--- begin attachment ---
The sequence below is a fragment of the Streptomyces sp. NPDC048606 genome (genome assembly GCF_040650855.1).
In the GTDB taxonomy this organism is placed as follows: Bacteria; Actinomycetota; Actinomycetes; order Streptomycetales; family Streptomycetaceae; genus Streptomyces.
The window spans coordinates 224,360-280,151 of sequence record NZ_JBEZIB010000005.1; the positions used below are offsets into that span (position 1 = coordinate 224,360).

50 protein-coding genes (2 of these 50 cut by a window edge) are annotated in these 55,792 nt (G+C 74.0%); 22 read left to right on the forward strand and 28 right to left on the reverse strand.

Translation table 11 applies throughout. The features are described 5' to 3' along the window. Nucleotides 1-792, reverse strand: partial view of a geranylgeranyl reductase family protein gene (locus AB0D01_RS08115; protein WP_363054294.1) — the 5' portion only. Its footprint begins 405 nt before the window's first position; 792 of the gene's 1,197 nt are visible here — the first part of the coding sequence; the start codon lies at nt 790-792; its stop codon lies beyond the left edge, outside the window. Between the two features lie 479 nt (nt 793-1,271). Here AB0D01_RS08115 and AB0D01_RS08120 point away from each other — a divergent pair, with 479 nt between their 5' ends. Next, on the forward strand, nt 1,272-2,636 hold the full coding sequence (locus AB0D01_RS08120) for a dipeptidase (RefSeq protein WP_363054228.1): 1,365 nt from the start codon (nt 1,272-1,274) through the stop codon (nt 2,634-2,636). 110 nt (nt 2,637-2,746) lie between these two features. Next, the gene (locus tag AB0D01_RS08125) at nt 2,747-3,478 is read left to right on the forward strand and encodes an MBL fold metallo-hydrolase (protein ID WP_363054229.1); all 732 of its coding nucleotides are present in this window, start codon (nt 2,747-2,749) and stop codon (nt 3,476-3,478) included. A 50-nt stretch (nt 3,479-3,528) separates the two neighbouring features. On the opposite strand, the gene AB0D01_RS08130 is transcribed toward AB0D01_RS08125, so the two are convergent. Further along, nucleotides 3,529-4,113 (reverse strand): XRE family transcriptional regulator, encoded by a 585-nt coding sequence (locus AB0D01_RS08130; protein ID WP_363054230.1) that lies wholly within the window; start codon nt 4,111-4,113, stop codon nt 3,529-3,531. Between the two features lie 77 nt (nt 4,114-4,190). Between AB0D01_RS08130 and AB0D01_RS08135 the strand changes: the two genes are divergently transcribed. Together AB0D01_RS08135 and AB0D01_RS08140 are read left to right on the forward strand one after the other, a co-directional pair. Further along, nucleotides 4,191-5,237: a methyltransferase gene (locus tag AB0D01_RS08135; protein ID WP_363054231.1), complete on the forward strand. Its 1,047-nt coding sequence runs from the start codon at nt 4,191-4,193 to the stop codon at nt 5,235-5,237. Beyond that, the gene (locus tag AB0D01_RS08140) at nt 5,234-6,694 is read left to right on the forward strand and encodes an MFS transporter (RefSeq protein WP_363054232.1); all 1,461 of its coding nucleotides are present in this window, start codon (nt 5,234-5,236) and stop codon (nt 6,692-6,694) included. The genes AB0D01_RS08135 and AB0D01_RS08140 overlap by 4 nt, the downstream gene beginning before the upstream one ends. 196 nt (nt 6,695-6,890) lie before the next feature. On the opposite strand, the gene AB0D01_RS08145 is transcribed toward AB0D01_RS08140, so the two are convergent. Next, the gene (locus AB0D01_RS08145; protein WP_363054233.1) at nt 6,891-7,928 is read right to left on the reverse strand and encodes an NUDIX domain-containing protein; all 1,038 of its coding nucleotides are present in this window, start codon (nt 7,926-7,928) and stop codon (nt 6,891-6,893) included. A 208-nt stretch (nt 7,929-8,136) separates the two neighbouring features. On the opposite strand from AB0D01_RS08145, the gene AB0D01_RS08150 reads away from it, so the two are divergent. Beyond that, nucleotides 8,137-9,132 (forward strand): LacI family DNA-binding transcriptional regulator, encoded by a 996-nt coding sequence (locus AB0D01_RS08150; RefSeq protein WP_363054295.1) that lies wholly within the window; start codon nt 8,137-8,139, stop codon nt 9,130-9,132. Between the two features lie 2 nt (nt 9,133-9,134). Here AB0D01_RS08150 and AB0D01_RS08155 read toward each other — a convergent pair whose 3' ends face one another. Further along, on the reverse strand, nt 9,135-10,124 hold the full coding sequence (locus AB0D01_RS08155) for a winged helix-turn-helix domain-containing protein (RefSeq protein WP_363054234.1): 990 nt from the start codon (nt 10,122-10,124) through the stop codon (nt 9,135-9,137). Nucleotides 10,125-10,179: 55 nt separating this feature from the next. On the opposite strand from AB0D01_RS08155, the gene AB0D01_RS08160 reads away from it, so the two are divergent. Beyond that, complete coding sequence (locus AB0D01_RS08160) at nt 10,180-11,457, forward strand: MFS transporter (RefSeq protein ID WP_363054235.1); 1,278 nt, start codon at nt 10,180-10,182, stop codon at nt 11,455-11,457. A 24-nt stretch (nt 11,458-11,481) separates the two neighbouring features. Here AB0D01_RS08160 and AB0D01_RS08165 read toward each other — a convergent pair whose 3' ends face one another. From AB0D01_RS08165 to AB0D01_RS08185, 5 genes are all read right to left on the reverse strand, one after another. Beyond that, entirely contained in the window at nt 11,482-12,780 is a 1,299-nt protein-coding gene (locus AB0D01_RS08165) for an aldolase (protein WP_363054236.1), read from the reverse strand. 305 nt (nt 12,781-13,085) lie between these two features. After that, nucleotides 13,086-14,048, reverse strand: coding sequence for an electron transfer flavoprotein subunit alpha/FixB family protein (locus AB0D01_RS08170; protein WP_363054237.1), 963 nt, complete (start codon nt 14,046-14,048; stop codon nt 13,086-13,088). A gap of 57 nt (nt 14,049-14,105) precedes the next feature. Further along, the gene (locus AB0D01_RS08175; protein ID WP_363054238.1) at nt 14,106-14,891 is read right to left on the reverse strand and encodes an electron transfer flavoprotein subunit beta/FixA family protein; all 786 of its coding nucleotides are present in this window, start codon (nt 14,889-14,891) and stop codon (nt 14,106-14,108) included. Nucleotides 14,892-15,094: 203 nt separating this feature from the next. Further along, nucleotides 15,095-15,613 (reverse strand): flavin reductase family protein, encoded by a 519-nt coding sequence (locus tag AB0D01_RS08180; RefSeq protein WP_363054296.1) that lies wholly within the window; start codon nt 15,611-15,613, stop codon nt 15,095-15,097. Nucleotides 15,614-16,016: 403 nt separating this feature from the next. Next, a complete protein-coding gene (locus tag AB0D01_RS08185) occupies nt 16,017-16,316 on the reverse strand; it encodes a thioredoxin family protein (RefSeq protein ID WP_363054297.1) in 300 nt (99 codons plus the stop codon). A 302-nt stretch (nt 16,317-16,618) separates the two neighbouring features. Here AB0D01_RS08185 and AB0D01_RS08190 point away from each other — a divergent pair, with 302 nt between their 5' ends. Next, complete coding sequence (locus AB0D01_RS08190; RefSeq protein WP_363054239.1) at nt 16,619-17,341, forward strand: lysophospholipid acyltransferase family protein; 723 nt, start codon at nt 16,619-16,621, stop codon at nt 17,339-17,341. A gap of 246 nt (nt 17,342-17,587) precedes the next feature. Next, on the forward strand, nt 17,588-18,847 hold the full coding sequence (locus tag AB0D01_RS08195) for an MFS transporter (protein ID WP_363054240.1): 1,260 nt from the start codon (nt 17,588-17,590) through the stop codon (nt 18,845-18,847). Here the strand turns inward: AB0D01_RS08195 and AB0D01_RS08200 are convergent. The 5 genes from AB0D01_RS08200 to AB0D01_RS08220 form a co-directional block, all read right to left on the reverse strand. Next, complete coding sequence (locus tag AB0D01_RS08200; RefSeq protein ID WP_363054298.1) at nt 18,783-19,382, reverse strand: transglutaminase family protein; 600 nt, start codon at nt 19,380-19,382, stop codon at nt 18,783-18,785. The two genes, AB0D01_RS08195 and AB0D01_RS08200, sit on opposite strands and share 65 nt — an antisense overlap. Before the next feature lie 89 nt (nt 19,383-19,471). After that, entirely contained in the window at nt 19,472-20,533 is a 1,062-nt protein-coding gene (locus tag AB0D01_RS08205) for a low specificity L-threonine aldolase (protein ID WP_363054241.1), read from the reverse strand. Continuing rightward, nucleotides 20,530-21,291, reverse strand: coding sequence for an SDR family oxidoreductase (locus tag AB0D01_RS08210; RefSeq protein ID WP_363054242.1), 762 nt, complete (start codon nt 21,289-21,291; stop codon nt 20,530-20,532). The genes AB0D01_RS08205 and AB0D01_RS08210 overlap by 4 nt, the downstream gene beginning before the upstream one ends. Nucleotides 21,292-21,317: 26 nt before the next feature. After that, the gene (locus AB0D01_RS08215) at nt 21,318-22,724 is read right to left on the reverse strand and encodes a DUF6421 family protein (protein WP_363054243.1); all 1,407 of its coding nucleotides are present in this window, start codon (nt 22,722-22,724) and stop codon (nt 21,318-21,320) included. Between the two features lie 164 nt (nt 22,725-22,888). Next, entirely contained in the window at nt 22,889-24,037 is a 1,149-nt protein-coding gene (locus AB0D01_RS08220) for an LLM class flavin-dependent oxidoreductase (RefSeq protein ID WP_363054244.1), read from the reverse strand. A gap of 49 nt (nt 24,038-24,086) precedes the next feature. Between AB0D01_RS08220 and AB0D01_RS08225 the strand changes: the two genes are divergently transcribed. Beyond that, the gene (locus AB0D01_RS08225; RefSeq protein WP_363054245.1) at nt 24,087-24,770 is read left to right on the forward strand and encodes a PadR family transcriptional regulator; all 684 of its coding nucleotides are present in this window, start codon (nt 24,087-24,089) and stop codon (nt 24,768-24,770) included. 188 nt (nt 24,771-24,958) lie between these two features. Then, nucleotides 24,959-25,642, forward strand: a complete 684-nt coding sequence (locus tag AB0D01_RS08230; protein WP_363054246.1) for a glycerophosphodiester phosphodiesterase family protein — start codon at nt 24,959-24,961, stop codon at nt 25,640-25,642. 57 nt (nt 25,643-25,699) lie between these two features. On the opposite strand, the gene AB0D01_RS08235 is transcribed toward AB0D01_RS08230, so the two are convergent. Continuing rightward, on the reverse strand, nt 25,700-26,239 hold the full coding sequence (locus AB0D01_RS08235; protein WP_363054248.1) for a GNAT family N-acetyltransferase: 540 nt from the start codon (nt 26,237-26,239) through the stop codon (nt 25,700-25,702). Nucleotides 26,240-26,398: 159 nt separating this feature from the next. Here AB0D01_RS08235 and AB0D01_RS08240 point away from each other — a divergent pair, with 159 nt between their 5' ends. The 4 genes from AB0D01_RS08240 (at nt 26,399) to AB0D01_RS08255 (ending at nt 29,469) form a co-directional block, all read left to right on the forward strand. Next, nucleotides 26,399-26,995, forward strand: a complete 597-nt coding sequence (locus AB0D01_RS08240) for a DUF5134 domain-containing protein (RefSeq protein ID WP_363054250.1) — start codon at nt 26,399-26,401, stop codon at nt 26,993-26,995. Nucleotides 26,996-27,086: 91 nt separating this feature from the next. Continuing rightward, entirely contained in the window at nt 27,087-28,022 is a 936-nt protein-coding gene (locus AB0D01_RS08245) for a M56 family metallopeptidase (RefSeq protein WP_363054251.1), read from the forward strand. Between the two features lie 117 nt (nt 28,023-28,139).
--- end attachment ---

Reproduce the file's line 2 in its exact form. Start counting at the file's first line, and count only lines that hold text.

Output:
In the GTDB taxonomy this organism is placed as follows: Bacteria; Actinomycetota; Actinomycetes; order Streptomycetales; family Streptomycetaceae; genus Streptomyces.